Identification, Images, & Information
For Insects, Spiders & Their Kin
For the United States & Canada

Species Aspila prunivora - Lesser Appleworm Moth - Hodges#3429

3429 Grapholita prunivora ??? - Aspila prunivora Grapholita prunivora - Aspila prunivora Tortricoidea ? - Aspila prunivora Tortricoidea ? - Aspila prunivora Grapholita prunivora - Aspila prunivora Grapholita prunivora - Aspila prunivora lesser appleworm moth - Aspila prunivora Tortricid - Aspila prunivora - male
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Kingdom Animalia (Animals)
Phylum Arthropoda (Arthropods)
Subphylum Hexapoda (Hexapods)
Class Insecta (Insects)
Order Lepidoptera (Butterflies and Moths)
Superfamily Tortricoidea (Tortricid Moths)
Family Tortricidae (Tortricid Moths)
Subfamily Olethreutinae
Tribe Grapholitini
Genus Aspila
Species prunivora (Lesser Appleworm Moth - Hodges#3429)
Hodges Number
Synonyms and other taxonomic changes
Grapholita prunivora (Walsh, 1868) (1)
Semasia prunivora Walsh, 1868
Enarmonia prunivora
Laspeyresia prunivora
Explanation of Names
Specific epithet from Latin prunus+vorus meaning "plum-eater."
FWL ≈ 4-5.5mm
Wingspan 8-10 mm. (1)
Adult - forewing pattern is distinctive with pale-yellow costal strigulae, silvery striae, a line of yellow scales preceding the black terminal line, and a well-developed ocellus with 3-4 black dashes.
Larva - late instar larvae are approximately 7.5-9.5 mm in length with a pale-reddish abdomen. The head is yellowish brown with darker mottling. The prothoracic and anal shields are brown; the prothoracic shield may have some dark posterolateral markings. Pinacular are moderately large. An anal comb is present with 4-6 teeth. (2)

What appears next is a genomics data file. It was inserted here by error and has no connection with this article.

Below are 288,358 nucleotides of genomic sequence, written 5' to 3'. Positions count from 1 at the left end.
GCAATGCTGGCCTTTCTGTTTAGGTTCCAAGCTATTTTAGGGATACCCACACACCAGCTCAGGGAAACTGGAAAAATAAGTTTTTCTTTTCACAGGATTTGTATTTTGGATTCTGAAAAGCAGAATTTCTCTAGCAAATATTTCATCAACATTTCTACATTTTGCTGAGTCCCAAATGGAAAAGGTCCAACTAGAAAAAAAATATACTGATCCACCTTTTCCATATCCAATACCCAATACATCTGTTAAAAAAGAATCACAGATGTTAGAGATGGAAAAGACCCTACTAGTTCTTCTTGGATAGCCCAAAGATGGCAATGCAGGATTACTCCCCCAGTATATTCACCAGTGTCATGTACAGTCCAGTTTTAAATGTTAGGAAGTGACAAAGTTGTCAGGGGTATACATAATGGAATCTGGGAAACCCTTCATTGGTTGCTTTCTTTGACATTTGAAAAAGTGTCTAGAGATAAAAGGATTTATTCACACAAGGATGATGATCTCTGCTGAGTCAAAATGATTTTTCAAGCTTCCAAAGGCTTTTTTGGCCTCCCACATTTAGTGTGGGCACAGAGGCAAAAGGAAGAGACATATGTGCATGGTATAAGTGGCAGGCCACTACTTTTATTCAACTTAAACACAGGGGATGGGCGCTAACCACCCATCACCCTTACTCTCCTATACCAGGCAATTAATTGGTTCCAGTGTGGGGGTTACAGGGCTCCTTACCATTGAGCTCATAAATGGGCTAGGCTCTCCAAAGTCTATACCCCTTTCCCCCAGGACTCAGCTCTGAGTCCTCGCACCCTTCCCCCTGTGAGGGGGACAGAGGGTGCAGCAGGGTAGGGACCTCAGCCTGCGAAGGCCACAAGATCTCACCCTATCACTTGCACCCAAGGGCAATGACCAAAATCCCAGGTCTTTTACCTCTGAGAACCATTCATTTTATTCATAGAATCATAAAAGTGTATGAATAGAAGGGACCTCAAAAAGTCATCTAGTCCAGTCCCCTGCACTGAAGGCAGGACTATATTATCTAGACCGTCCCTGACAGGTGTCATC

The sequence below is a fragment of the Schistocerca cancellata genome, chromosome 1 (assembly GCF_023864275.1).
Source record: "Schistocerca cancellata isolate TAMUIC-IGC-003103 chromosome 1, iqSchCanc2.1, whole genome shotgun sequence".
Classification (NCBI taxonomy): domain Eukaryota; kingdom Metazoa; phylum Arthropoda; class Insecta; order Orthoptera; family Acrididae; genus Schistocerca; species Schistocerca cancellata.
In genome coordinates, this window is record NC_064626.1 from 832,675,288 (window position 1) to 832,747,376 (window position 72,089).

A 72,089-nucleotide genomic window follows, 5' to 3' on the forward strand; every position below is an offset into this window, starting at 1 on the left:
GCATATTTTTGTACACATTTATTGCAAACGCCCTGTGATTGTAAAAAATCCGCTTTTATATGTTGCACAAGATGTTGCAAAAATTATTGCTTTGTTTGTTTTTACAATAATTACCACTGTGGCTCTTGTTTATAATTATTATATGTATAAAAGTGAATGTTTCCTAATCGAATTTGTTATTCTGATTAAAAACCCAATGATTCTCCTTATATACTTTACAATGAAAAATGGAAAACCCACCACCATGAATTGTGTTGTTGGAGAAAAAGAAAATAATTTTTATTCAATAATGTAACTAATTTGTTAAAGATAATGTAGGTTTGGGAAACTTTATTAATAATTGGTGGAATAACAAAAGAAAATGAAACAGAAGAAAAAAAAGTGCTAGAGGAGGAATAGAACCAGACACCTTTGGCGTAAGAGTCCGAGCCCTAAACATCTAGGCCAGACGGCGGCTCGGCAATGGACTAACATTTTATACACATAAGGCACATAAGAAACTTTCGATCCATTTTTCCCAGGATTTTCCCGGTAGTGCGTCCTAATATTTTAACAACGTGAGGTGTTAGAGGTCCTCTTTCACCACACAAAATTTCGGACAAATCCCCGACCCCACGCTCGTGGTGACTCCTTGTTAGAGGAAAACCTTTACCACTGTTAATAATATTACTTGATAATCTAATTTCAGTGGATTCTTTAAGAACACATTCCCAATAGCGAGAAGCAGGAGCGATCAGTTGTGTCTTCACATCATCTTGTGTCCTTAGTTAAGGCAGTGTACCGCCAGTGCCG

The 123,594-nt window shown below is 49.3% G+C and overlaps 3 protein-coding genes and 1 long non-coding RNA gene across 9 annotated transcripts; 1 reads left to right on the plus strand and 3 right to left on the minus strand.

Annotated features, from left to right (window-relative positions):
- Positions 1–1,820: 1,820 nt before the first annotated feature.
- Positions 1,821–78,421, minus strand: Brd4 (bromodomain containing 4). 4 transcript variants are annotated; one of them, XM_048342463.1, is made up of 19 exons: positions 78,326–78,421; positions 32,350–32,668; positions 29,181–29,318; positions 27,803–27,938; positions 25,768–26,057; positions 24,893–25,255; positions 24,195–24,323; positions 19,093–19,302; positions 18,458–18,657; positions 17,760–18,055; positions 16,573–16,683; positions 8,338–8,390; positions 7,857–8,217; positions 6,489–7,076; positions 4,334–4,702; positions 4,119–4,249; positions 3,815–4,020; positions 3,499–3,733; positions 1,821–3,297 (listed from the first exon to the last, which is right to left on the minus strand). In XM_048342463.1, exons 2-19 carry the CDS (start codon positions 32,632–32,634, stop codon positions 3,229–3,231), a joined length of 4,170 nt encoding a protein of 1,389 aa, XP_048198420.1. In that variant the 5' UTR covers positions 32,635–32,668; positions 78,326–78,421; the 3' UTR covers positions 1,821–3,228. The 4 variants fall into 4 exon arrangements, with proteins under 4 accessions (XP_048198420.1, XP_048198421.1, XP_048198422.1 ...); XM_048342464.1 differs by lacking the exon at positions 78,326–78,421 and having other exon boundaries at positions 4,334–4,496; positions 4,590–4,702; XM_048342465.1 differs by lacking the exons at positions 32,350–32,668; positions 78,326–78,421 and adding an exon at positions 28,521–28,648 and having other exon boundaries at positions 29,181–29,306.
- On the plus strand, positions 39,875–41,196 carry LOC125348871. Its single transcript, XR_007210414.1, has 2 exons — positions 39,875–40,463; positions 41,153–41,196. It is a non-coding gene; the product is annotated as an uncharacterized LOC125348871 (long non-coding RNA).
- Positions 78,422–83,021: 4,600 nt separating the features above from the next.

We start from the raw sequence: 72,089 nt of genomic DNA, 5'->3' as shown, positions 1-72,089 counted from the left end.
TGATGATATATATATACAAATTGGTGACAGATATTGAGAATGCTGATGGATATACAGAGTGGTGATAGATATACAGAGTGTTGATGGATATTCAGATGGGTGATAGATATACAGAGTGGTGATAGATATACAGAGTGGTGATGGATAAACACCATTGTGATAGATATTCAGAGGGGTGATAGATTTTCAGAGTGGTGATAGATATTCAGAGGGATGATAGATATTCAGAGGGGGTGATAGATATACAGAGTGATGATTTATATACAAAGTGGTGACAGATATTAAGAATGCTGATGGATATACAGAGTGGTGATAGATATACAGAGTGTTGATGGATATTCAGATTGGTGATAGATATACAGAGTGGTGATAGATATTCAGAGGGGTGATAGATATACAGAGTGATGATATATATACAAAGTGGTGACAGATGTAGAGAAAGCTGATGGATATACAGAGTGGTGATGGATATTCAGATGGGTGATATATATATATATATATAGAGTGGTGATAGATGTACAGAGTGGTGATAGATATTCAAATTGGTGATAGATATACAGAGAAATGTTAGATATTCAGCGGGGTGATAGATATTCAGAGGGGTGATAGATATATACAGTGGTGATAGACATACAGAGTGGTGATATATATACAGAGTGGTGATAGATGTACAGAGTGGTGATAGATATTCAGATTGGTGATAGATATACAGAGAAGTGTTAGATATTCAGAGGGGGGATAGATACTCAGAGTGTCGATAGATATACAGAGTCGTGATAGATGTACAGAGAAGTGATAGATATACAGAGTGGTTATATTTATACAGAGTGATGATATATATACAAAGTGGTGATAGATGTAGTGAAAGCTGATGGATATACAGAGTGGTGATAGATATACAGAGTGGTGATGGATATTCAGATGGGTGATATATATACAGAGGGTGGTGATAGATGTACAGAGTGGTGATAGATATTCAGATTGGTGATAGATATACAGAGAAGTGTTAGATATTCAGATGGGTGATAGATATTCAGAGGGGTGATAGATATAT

Found throughout southern Canada and the continental U.S. It is absent from the far South.
Moth Photographers Group – distribution & flight-period chart
Two annual generations over much of its range. Adults are present in May to June and again in August.
In addition to feeding on various stone-fruits, larvae have also been recorded feeding inside galls.
Life Cycle
Females lay eggs singly on young fruits or on the upper surface of leaves. Lavae tunnel into the fruit at the calyx end and feed inside. In apple, larvae may feed directly under the skin of the fruit, creating a blotchy mine. Overwintering occurs as a mature larva and pupation occurs in the spring.
See Also
This is one of the smallest North American tortricids. Fresh specimens are unlikely to be confused with any other species.
Print References
Walsh, B.D., 1868. Chapter XIII. The plum moth (Semasia prunivora, Walsh). First annual report on the noxious insects of the State of Illinois: 105-111.
Works Cited
1.Revision of the North American moths of the subfamilies Laspeyresiinae and Olethreutinae
Carl Heinrich. 1926. Bulletin of the United States National Museum 132: 1-216.
2.Tortricids of Agricultural Importance
Todd M. Gilligan and Marc E. Epstein.